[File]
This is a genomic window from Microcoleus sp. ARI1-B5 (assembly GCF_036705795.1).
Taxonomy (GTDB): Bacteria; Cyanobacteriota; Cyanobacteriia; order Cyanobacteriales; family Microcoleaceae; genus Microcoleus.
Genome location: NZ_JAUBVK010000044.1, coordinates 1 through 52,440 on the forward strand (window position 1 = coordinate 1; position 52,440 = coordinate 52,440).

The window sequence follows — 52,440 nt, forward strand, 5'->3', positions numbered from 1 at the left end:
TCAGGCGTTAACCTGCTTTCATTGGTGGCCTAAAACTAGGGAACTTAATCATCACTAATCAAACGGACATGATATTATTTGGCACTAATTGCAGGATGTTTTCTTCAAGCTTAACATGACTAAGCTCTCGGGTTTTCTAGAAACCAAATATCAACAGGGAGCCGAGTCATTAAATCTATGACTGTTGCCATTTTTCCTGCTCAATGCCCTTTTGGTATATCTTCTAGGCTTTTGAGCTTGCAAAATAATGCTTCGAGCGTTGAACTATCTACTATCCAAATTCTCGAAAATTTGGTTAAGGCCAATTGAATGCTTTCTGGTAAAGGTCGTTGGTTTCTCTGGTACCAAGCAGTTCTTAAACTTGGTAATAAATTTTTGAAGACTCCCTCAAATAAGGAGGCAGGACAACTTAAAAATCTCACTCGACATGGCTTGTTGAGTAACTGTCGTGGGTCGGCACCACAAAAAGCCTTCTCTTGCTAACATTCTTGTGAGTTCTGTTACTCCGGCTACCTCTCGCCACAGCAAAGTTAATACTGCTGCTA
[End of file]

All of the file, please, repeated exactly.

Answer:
This is a genomic window from Microcoleus sp. ARI1-B5 (assembly GCF_036705795.1).
Taxonomy (GTDB): Bacteria; Cyanobacteriota; Cyanobacteriia; order Cyanobacteriales; family Microcoleaceae; genus Microcoleus.
Genome location: NZ_JAUBVK010000044.1, coordinates 1 through 52,440 on the forward strand (window position 1 = coordinate 1; position 52,440 = coordinate 52,440).

The window sequence follows — 52,440 nt, forward strand, 5'->3', positions numbered from 1 at the left end:
TCAGGCGTTAACCTGCTTTCATTGGTGGCCTAAAACTAGGGAACTTAATCATCACTAATCAAACGGACATGATATTATTTGGCACTAATTGCAGGATGTTTTCTTCAAGCTTAACATGACTAAGCTCTCGGGTTTTCTAGAAACCAAATATCAACAGGGAGCCGAGTCATTAAATCTATGACTGTTGCCATTTTTCCTGCTCAATGCCCTTTTGGTATATCTTCTAGGCTTTTGAGCTTGCAAAATAATGCTTCGAGCGTTGAACTATCTACTATCCAAATTCTCGAAAATTTGGTTAAGGCCAATTGAATGCTTTCTGGTAAAGGTCGTTGGTTTCTCTGGTACCAAGCAGTTCTTAAACTTGGTAATAAATTTTTGAAGACTCCCTCAAATAAGGAGGCAGGACAACTTAAAAATCTCACTCGACATGGCTTGTTGAGTAACTGTCGTGGGTCGGCACCACAAAAAGCCTTCTCTTGCTAACATTCTTGTGAGTTCTGTTACTCCGGCTACCTCTCGCCACAGCAAAGTTAATACTGCTGCTA